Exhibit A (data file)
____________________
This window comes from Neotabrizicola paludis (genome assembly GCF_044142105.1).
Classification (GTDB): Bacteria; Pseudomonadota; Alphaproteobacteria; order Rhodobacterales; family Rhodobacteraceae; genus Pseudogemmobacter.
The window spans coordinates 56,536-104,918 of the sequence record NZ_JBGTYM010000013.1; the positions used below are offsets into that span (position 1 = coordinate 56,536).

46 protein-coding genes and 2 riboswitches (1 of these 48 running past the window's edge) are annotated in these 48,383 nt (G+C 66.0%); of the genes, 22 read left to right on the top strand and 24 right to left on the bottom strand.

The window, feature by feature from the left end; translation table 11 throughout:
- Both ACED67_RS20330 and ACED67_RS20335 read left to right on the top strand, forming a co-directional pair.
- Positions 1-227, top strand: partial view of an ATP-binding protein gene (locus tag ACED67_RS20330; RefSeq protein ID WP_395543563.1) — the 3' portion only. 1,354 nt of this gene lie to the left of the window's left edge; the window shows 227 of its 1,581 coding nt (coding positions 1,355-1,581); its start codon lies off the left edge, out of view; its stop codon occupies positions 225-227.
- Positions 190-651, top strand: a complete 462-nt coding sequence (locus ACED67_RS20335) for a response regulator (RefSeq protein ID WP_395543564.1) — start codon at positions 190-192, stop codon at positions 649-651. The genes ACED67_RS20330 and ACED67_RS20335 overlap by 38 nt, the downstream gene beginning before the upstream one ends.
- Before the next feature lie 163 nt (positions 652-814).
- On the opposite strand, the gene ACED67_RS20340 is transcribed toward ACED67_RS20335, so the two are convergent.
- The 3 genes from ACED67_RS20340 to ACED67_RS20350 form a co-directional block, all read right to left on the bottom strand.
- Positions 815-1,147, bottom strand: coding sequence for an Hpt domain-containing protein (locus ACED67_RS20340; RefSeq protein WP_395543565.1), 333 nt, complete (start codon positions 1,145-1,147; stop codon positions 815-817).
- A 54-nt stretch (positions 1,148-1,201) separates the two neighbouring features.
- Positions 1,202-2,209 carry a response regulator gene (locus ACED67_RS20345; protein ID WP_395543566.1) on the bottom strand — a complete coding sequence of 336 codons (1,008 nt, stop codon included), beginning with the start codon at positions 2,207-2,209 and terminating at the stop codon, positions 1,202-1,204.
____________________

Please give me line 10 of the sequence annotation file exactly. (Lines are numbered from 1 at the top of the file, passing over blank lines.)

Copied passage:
- On the opposite strand, the gene ACED67_RS20340 is transcribed toward ACED67_RS20335, so the two are convergent.